Medical Foods: An Emerging Category

Medical foods sit between supplements and pharmaceuticals on the regulatory spectrum.

It is widely understood that nutrition plays an important role in maintaining health. Obtaining the right nutrients in the right amounts is generally accepted to be an appropriate component of managing patients who are at risk of or experiencing disease. With the baby boom generation reaching the age at which many age-related conditions manifest and metabolic processes begin to decline, the appropriate nutritional management of this rapidly expanding demographic is a growing area of focus for eye care practitioners. As this population ages, a little-known food category—medical foods—is poised to expand significantly to meet the needs of these patients.

Medical foods are products formulated to address nutritional deficiencies relating to specific diseases or conditions. In the context of eye care, the macular pigment (a layer of carotenoid molecules deposited in the retina) is a modifiable risk factor for several eye diseases, including age-related macular degeneration (AMD).1 Macular pigment has been shown to be lower in patients with AMD,2 glaucoma,3 diabetic retinopathy,4 and even in Alzheimer disease,5 as well as being a biomarker for cognitive function.6

Depleted macular pigment is a condition with a specific nutritional requirement. The average American obtains less than 2 mg of macular carotenoids per day, well below the level needed to restore and maintain the macular pigment.7 For patients with disease risk factors, including a low level of macular pigment, a medical food specifically formulated to address this condition may be considered.

Medical foods are regulated by the US Food and Drug Administration (FDA).8 Although medical foods do not need premarket approval (as is the case with pharmaceuticals), the category is regulated more closely than the nutritional supplement market, and manufacturers of medical foods must register their medical food status with the FDA.

Also unlike with nutritional supplements, a health care practitioner must administer the medical food—medical foods cannot be bought over the counter other than directly from a medical practice—and patients must be supervised in taking the medical food as part of their ongoing care.

A medical food is defined by the FDA as “a food which is formulated to be consumed or administered enterally under the supervision of a physician and which is intended for the specific dietary management of a disease or condition for which distinctive nutritional requirements, based on recognized scientific principles, are established by medical evaluation.”8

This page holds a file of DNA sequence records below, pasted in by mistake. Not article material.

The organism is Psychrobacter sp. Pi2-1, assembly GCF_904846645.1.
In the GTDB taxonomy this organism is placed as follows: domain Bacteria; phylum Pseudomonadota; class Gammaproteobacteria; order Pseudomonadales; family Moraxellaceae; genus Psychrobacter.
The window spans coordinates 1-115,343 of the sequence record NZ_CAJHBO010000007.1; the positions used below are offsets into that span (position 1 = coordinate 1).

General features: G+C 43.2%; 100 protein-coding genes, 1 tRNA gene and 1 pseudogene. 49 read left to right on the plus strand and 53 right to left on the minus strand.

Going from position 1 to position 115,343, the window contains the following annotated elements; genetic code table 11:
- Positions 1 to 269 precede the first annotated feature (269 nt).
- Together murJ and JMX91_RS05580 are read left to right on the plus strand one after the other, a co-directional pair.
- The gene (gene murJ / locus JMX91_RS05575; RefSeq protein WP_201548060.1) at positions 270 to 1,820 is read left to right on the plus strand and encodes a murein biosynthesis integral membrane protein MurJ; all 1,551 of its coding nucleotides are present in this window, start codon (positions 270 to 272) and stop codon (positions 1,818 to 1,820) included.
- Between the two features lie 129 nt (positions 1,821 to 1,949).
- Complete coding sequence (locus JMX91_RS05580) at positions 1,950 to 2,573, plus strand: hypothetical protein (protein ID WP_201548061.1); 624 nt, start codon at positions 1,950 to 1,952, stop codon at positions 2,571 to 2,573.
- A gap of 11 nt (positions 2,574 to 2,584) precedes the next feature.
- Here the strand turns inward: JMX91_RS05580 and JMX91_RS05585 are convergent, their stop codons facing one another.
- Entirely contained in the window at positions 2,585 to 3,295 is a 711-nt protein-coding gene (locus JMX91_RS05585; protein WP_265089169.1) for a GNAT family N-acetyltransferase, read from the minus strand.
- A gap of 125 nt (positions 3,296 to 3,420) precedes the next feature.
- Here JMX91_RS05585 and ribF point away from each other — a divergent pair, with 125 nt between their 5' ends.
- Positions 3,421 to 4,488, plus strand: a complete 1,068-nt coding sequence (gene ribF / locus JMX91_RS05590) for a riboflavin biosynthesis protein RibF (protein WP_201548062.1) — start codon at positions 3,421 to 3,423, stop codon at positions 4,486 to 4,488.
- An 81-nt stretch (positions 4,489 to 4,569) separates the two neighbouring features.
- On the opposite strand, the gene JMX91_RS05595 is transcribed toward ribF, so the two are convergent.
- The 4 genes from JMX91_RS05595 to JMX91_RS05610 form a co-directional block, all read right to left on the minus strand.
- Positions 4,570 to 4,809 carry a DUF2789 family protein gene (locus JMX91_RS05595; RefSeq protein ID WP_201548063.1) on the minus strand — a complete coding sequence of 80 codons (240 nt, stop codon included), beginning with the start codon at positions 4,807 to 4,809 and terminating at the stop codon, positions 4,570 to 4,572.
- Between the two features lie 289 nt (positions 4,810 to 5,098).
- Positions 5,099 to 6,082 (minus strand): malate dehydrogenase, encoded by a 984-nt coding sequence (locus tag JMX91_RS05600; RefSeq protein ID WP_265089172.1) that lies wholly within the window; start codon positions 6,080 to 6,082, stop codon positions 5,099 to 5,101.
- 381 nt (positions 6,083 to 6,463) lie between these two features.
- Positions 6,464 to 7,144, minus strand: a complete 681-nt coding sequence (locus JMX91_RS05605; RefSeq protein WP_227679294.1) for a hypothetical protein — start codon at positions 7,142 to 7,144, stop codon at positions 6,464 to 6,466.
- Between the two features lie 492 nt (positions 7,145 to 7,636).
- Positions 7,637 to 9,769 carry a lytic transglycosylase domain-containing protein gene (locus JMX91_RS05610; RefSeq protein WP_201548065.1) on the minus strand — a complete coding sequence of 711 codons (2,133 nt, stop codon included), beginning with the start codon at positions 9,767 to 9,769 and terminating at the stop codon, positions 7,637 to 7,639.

If the regulatory control landscape is thought of as a spectrum, with dietary supplements at one end and pharmaceuticals at the other, medical foods sit squarely in between. They represent a more closely regulated category than supplements available over the counter, with tighter controls on both the ingredients included and the claims attached to the product.

From the perspective of patients, medical foods represent a category of products that are formulated to manage their specific conditions, provided by and supervised by their physicians. Medical foods are tax-deductible, they may be purchased with a health savings account or flexible spending account, and they may be covered by insurance, depending on provider and terms.

As eye care continues to develop and incorporate nutrition as a vital component of a complete approach to eye health, medical foods are poised to be a key contributor to patient care.

1. Nolan JM, Stack J, O’ Donovan O, et al. Risk factors for age-related maculopathy are associated with a relative lack of macular pigment. Exp Eye Res. 2007;84(1):61-74.

2. Bernstein PS, Zhao DY, Wintch SW, et al. Resonance Raman measurement of macular carotenoids in normal subjects and in age-related macular degeneration patients. Ophthalmology. 2002;109(10):1780-1787.

3. Igras E, Loughman J, Ratzlaff M, et al. Evidence of lower macular pigment optical density in chronic open angle glaucoma. Br J Ophthalmol. 2013;97(8):994-998.

4. Lima VC, Rosen RB, Maia M, et al. Macular pigment optical density measured by dual-wavelength autofluorescence imaging in diabetic and nondiabetic patients: a comparative study. Invest Ophthalmol Vis Sci. 2010;51(11):5840-5845.

5. Nolan JM, Loskutova E, Howard AN, et al. Macular pigment, visual function, and macular disease among subjects with Alzheimer’s disease: an exploratory study. J Alzheimers Dis. 2014;42(4):1191-1202.

6. Kelly D, Coen RF, Akuffo KO, et al. Cognitive function and its relationship with macular pigment optical density and serum concentrations of its constituent carotenoids. J Alzheimers Dis. 2015;48(1):261-277.

7. Bernstein PS, Delori FC, Richer S, et al. The value of measurement of macular carotenoid pigment optical densities and distributions in age-related macular degeneration and other retinal disorders. Vision Res. 2010;50(7): 716-728. doi:10.1016/j.visres.2009.10.014.

8. US Food and Drug Administration. Guidance for Industry: Frequently Asked Questions About Medical Foods; Second Edition. May 2016. Accessed August 25, 2016.